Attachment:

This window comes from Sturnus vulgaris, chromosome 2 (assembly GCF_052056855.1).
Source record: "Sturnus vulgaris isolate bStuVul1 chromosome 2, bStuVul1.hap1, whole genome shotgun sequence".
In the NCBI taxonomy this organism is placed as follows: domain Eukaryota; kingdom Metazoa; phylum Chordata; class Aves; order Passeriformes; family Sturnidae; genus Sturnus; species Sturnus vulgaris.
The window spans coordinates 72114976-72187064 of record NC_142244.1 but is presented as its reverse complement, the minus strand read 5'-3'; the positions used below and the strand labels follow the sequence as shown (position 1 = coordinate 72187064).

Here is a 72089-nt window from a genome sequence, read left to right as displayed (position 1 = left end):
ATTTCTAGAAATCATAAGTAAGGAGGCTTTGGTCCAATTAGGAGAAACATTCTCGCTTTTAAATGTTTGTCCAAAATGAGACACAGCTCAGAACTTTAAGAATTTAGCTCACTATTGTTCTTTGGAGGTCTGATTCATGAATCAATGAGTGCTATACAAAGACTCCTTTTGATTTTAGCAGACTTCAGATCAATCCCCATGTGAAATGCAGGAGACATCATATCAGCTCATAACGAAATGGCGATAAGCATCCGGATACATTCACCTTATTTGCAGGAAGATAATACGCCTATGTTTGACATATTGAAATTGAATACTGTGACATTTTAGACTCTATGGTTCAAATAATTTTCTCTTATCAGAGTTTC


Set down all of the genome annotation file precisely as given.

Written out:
This window comes from Sturnus vulgaris, chromosome 2 (assembly GCF_052056855.1).
Source record: "Sturnus vulgaris isolate bStuVul1 chromosome 2, bStuVul1.hap1, whole genome shotgun sequence".
In the NCBI taxonomy this organism is placed as follows: domain Eukaryota; kingdom Metazoa; phylum Chordata; class Aves; order Passeriformes; family Sturnidae; genus Sturnus; species Sturnus vulgaris.
The window spans coordinates 72114976-72187064 of record NC_142244.1 but is presented as its reverse complement, the minus strand read 5'-3'; the positions used below and the strand labels follow the sequence as shown (position 1 = coordinate 72187064).

Here is a 72089-nt window from a genome sequence, read left to right as displayed (position 1 = left end):
ATTTCTAGAAATCATAAGTAAGGAGGCTTTGGTCCAATTAGGAGAAACATTCTCGCTTTTAAATGTTTGTCCAAAATGAGACACAGCTCAGAACTTTAAGAATTTAGCTCACTATTGTTCTTTGGAGGTCTGATTCATGAATCAATGAGTGCTATACAAAGACTCCTTTTGATTTTAGCAGACTTCAGATCAATCCCCATGTGAAATGCAGGAGACATCATATCAGCTCATAACGAAATGGCGATAAGCATCCGGATACATTCACCTTATTTGCAGGAAGATAATACGCCTATGTTTGACATATTGAAATTGAATACTGTGACATTTTAGACTCTATGGTTCAAATAATTTTCTCTTATCAGAGTTTC